The NY Times today had an article entitled Wingless Gliders May Reveal the Origins of Insect Flight. I usually peruse these types of articles just to find out what’s going on that is newsworthy.
I think the author (Elizabeth Svoboda) had a lot of fun writing this. To summarize, Dr. Stephen Yanoviak of the University of Florida, Dr. Robert Dudley of the University of California, and Dr. Michael Kaspari of the University of Florida have been studying the gliding (flight) characteristics of a wingless ant in hopes of demonstrating what pressures drove wingless insects to evolve into winged ones.
Here are some of the quotes from the article:
When Stephen Yanoviak visited the jungles of Panama in 1998 to study how ants forage, he found himself with some unexpected downtime. “Out of boredom, I started flicking some ants off of a tree,” he said.
The scientists’ hunch that the ants’ movements, not their body shapes, chiefly dictated their gliding paths was confirmed when they started chopping off appendages to see if the insects could still soar.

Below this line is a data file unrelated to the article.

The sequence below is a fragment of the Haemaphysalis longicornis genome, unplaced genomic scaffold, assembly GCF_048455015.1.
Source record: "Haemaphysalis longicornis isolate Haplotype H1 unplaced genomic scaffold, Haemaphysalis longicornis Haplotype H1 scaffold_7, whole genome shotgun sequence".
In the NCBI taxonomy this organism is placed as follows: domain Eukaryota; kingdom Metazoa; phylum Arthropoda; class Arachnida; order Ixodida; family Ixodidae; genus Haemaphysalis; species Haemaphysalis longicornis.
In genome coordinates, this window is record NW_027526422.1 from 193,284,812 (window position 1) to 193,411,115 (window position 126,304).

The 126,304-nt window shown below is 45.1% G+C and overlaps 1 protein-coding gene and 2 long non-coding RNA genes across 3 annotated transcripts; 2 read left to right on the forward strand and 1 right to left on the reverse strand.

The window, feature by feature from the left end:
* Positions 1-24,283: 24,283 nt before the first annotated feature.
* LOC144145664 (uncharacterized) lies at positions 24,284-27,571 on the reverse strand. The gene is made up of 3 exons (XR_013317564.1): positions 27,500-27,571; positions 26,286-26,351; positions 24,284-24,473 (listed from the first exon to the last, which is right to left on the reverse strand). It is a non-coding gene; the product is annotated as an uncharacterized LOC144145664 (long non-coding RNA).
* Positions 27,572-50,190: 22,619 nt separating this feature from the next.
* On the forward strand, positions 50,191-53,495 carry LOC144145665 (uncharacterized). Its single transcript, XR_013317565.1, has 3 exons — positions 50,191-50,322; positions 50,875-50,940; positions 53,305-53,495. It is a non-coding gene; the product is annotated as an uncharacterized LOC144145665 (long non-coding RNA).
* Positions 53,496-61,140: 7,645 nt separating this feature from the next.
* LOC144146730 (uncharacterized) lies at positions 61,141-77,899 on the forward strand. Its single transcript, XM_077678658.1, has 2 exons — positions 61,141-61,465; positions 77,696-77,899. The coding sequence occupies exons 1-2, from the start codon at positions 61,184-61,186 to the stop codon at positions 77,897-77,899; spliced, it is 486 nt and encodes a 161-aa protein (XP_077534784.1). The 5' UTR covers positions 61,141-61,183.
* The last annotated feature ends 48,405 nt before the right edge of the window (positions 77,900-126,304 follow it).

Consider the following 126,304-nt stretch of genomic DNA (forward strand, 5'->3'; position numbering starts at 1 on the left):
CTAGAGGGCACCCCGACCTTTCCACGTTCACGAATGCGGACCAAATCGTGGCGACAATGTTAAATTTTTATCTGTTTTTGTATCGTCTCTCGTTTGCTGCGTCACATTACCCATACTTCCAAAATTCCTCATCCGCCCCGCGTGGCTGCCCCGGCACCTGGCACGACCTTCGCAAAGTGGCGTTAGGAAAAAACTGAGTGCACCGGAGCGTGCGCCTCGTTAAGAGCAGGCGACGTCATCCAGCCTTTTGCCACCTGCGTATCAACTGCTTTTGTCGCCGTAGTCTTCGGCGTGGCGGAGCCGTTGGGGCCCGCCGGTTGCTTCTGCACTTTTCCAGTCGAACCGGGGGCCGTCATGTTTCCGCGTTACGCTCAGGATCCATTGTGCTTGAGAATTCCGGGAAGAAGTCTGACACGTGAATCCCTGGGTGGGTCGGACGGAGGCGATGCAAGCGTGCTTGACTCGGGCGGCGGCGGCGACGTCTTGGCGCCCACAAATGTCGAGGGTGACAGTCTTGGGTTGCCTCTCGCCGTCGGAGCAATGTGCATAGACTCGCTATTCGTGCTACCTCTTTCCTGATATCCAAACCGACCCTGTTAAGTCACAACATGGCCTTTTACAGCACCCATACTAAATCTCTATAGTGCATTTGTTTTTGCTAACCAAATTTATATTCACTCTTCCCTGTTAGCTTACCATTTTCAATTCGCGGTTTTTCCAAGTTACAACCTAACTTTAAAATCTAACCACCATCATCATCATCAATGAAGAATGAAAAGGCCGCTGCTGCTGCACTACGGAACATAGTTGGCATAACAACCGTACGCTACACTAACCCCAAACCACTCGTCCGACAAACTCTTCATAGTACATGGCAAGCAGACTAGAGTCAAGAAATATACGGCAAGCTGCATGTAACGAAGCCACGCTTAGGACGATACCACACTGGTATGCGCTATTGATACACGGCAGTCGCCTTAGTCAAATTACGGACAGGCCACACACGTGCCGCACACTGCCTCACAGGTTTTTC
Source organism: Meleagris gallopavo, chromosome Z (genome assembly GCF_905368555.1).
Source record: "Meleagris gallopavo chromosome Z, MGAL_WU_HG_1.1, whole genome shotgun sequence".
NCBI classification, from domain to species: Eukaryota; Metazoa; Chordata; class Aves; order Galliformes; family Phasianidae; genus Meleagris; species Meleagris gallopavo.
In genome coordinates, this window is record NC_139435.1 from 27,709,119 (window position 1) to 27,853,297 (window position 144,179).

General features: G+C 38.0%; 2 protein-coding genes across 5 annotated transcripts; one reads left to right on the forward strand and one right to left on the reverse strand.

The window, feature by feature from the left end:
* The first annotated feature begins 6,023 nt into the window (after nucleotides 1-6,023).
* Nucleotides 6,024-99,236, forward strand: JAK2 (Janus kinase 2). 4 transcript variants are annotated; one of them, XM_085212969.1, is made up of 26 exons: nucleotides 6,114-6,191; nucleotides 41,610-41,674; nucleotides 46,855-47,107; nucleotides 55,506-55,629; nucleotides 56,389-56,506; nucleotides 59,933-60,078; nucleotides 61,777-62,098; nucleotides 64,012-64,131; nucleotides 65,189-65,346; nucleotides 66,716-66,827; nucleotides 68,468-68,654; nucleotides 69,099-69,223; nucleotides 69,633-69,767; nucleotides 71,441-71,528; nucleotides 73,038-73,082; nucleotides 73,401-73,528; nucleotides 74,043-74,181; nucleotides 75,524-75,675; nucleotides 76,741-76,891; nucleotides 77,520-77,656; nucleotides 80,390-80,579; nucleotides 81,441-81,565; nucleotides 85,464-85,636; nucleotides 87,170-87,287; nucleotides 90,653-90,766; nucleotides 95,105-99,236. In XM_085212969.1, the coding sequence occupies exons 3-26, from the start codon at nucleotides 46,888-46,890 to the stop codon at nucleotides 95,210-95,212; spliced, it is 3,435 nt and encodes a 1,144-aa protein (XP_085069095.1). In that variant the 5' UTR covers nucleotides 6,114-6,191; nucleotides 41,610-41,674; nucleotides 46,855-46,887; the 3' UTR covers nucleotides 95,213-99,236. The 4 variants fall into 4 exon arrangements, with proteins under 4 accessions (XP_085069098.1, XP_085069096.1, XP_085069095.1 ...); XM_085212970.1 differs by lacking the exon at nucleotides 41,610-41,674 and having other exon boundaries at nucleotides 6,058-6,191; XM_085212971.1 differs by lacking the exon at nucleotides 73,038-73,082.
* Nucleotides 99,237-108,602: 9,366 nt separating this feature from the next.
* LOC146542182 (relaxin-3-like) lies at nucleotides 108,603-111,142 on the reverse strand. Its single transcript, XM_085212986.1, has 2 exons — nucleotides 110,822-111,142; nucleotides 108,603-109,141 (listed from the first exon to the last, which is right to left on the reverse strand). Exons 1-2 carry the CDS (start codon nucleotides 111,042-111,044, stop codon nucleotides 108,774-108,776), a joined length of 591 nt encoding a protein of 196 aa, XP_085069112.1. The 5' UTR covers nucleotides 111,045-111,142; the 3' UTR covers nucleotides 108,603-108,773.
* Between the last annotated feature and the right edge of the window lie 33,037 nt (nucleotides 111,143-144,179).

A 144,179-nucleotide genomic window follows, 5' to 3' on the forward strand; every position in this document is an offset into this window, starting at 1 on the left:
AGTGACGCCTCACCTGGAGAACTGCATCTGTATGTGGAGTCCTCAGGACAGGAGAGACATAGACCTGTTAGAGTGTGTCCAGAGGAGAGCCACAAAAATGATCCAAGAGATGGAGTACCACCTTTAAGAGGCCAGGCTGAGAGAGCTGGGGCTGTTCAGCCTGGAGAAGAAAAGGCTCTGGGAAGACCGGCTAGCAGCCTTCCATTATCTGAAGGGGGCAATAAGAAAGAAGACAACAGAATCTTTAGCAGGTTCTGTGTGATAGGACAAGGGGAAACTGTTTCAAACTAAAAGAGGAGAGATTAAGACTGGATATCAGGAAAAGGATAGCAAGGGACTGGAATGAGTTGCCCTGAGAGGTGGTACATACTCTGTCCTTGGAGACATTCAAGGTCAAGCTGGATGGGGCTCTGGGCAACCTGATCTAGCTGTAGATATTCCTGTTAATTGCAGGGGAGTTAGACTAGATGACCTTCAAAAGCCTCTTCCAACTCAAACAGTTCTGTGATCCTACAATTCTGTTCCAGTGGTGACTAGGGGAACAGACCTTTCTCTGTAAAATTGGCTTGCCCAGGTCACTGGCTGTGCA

The ants showed remarkable resilience. They coasted to controlled landings after multiple leg amputations and even after removal of their abdomens, which ordinarily comprise 30 percent of their body weight. When the researchers covered the insects’ eyes with dots of white nail polish, however, they sank to the forest floor like stones.
It really sounds like these guys had fun doing this research!
The results will be published in the Journal of Experimental Biology.